Half of tree species in the Amazon at risk of extinction, say scientists – ‘It’s a battle we’re going to see play out in our lifetimes’Posted by Jim at Friday, November 20, 2015
By Damian Carrington
20 November 2015
(The Guardian) – More than half the myriad tree species in the Amazon could be heading for extinction, according to a study that makes the first comprehensive estimate of threatened species in the world’s largest rainforest. Among the species expected to suffer significant falls in numbers are the Brazil nut, and wild cacao and açai trees, all important food sources.
The world’s most diverse forest has endured decades of deforestation, with loggers, farmers, and miners responsible for the removal of 12% of its area. If that continues in the decades ahead, 57% of the 15,000 tree species will be in danger, according to the researchers.
However, if existing protected areas and indigenous territories across the vast area suffer no further damage, the number of species at risk would be restricted to a third of the total.
“Forests in the Amazon have been declining since the 1950s, but [until now] there was a poor understanding of how this has affected populations of individual species,” said Prof Carlos Peres, at the University of East Anglia, one of the 158 scientists from 21 countries who worked together on the study.
“Protected areas and indigenous territories now cover over half of the Amazon basin. But forests and reserves still face a barrage of threats, from dam construction and mining, to wildfires and droughts intensified by global warming.”
Brazil, which holds 60% of the Amazon forest, has sharply cut its rates of deforestation in the last decade. But elsewhere the felling continues unchecked, and it is increasing in Bolivia and Peru. Overall, an area the size of about 4,500 football pitches is still being lost every day.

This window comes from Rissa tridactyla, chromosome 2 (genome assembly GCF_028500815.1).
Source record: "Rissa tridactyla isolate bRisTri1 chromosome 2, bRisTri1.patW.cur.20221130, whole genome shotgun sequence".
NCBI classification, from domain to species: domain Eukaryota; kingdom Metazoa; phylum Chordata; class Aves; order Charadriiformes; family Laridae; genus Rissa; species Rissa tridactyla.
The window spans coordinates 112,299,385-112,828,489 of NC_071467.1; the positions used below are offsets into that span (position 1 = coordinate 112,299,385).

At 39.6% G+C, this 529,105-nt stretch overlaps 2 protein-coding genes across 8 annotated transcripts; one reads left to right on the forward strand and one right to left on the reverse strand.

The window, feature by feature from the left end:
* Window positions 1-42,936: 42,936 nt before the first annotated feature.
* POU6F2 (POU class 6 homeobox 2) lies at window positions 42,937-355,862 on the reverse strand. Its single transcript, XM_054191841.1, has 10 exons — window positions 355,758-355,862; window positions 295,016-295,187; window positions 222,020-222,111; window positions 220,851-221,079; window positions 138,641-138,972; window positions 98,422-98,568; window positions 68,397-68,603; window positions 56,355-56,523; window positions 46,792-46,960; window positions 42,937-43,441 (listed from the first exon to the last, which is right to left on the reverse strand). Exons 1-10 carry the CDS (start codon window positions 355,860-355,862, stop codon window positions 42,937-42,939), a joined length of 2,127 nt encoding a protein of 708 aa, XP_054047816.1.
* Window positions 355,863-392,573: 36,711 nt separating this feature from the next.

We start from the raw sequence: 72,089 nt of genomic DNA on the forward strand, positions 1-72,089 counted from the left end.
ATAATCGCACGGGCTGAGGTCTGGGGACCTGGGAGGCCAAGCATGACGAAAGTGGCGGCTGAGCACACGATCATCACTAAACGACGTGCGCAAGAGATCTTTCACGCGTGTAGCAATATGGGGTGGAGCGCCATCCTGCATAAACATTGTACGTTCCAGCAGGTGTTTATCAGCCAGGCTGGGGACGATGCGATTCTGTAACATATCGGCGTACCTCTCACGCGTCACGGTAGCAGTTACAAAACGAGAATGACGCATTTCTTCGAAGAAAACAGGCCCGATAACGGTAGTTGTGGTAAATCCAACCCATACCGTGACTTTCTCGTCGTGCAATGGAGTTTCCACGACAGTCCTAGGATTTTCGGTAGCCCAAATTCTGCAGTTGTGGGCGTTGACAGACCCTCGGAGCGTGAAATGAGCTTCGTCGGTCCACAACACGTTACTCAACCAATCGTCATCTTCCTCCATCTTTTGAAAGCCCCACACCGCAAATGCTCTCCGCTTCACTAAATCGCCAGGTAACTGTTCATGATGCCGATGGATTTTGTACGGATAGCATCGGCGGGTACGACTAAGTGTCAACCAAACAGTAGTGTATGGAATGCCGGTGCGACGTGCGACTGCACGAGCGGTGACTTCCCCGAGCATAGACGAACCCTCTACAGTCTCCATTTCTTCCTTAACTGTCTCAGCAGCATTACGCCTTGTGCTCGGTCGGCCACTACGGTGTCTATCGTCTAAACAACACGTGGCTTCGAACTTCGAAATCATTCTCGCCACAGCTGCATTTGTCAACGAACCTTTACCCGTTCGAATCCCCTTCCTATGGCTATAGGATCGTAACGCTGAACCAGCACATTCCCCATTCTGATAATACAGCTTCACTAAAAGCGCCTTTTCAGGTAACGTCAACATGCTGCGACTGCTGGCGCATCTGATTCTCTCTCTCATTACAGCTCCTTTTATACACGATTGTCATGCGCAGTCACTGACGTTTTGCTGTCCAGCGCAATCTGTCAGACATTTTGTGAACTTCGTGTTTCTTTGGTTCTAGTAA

If Brazil can restrict its deforestation to current levels and other countries improve to match that, protected areas could remain largely untouched. But Rafael Salomão, of Emílio Goeldi Museum in Belem, Brazil, and a member of the research team, said: “The vast majority of protected areas in the Amazon have no management plan or budget and few resident qualified personnel.”
Furthermore, demand for beef, soy and palm oil, which drives much deforestation, is likely to rise rapidly as the global population grows, increasing the pressure to clear more forest. “It’s a battle we’re going to see play out in our lifetimes,” said William Laurance, of James Cook University in Australia, who was also part of the study. [more]
ABSTRACT: Estimates of extinction risk for Amazonian plant and animal species are rare and not often incorporated into land-use policy and conservation planning. We overlay spatial distribution models with historical and projected deforestation to show that at least 36% and up to 57% of all Amazonian tree species are likely to qualify as globally threatened under International Union for Conservation of Nature (IUCN) Red List criteria. If confirmed, these results would increase the number of threatened plant species on Earth by 22%. We show that the trends observed in Amazonia apply to trees throughout the tropics, and we predict that most of the world’s >40,000 tropical tree species now qualify as globally threatened. A gap analysis suggests that existing Amazonian protected areas and indigenous territories will protect viable populations of most threatened species if these areas suffer no further degradation, highlighting the key roles that protected areas, indigenous peoples, and improved governance can play in preventing large-scale extinctions in the tropics in this century.